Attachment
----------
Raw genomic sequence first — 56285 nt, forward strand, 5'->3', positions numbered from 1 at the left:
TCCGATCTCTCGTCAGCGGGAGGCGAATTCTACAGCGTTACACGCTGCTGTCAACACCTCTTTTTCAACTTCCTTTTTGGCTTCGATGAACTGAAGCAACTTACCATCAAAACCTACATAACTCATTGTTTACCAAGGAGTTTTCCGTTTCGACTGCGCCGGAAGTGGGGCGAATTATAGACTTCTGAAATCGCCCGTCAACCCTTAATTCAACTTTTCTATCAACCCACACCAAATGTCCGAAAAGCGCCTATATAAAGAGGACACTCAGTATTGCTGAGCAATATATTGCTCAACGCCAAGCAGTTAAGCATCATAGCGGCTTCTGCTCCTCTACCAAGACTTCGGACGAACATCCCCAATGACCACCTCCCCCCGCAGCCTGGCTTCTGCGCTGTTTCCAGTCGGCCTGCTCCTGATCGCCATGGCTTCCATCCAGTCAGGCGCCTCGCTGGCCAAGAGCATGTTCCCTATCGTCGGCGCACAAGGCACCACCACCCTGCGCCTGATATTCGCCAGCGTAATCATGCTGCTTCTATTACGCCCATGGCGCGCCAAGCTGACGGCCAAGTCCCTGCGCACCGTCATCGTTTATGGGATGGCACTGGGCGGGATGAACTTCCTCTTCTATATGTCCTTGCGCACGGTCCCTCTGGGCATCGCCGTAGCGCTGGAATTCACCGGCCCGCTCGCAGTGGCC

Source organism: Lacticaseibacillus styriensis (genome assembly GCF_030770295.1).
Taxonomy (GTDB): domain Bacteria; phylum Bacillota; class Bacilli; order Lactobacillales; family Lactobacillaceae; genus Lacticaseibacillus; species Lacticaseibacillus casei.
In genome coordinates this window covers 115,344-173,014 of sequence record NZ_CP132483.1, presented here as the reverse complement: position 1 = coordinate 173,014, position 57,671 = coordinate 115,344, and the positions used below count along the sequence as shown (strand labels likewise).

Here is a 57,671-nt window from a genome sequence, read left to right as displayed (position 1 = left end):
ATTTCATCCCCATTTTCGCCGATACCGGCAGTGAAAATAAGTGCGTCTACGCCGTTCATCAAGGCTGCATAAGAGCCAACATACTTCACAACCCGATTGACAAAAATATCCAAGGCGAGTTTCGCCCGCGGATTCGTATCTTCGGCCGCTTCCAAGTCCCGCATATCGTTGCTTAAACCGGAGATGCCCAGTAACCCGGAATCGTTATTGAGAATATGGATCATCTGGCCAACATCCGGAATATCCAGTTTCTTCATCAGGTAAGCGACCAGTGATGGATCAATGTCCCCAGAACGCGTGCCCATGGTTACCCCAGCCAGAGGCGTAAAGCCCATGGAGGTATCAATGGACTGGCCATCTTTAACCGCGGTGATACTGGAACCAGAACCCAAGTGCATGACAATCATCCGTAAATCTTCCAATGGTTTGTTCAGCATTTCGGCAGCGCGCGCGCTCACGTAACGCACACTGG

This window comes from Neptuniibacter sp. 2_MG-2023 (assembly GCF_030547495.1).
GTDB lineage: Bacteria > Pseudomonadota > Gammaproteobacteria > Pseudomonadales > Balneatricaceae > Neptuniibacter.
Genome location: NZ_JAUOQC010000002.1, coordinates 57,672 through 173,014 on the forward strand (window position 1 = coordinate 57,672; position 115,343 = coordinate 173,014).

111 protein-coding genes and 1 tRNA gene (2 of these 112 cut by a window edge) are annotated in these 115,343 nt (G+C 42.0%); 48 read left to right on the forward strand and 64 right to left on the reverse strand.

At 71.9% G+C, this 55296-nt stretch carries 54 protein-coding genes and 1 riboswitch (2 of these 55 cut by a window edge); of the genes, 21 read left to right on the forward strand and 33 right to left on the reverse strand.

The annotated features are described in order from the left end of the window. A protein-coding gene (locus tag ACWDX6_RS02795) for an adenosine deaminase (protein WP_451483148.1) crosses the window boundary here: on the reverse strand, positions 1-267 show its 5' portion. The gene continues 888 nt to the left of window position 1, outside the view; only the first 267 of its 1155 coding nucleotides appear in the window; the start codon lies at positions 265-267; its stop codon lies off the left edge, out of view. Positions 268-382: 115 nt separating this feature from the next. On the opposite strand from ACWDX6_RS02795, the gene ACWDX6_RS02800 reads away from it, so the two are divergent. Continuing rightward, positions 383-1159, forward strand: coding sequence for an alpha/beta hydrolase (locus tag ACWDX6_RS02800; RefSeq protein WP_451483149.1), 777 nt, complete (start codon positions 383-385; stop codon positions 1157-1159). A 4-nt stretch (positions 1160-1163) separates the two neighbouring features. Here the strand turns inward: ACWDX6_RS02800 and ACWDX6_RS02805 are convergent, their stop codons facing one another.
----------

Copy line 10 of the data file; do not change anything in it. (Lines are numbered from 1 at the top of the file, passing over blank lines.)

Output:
Genome location: NZ_JAUOQC010000002.1, coordinates 57,672 through 173,014 on the forward strand (window position 1 = coordinate 57,672; position 115,343 = coordinate 173,014).